Market Extra: S&P 500 is poised to make uncanny stock-market history—for doing almost nothing

How quiet is this record-setting stock market? By at least one measure, the S&P 500 index is on pace to register is lengthiest period of quiescence in more than two decades—and perhaps ever.

The broad-market benchmark hasn’t experienced a decline of at least 3% since Nov. 7, 2016. That 234-day span registers as the second-longest period without a single-session drop of that magnitude since the 241 days from Jan. 26, 1995 to Jan. 9, 1996, according to Pension Partners’ Charles Bilello (see table below):

Just eight more trading sessions sans a 3% daily drop—a fairly normal occurrence even in a bull market—and the S&P 500 SPX, -0.17%  will mark history.

An unnatural stretch of placid markets comes as the S&P 500, the Dow Jones Industrial DJIA, -0.14%  and the Nasdaq Composite Index COMP, -0.18%  have embarked upon one of the most resilient climbs to all-time highs. Neither a parade of hurricanes, earthquakes in Mexico, the threat of nuclear war in the Korean Peninsula, equity valuations seen as too rich, nor anxieties about the White House have disrupted this bull market rally that has entered its ninth year.

On Wednesday, all three main benchmarks finished at records. Thursday, however, features a bit of a pullback though equity benchmarks remain well within striking distance of ringing up more history.

Read: Low volatility, correlations, and other confounding market riddles

Bilello points out that the S&P 500 is on pace for its ninth consecutive year in the green, which would match a similar streak from 1991 to 1999 (see table below).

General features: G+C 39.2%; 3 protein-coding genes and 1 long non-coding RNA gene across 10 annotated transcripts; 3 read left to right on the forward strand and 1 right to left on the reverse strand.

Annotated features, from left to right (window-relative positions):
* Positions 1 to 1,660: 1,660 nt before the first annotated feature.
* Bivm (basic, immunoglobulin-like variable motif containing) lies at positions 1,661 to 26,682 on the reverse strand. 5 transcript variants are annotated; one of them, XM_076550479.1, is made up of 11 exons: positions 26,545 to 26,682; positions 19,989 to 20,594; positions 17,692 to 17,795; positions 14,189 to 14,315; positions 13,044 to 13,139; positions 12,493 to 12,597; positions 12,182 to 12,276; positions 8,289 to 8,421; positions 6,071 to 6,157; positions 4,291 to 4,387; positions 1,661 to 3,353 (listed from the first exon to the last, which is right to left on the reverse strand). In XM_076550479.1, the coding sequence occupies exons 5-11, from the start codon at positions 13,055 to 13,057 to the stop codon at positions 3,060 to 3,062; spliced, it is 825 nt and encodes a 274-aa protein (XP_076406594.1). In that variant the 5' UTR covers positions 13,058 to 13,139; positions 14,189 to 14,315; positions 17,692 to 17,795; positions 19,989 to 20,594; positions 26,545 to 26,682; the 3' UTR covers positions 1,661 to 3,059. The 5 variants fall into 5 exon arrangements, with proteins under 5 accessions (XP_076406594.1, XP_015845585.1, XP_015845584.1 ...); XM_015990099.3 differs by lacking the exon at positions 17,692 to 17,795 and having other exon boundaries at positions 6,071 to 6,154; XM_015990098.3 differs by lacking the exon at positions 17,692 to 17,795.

Moreover, the S&P 500 is up about 14% so far this year, the Dow is on track for a nearly 16% year-to-date climb, while the Nasdaq Composite is eyeing a 23% gain thus far in 2017.

And every major equity index that matters is at or near historic highs, with strategists pointing to what appears to be the first synchronized global economic uptrend ever as one of the underpinnings for investor optimism.

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Meanwhile, volatility is declining, with the CBOE Volatility Index VIX, +0.61% a measure of expected volatility in the U.S. stock market, recently plumbed levels last seen in 1993 and is hovering around those lows.

So, does that mean that happy days are here to stay? Bilello cautions against being lulled into a false sense of security:

“The absence of risk does not mean the elimination of risk, just as the absence of rain does not mean there will never be another storm.”

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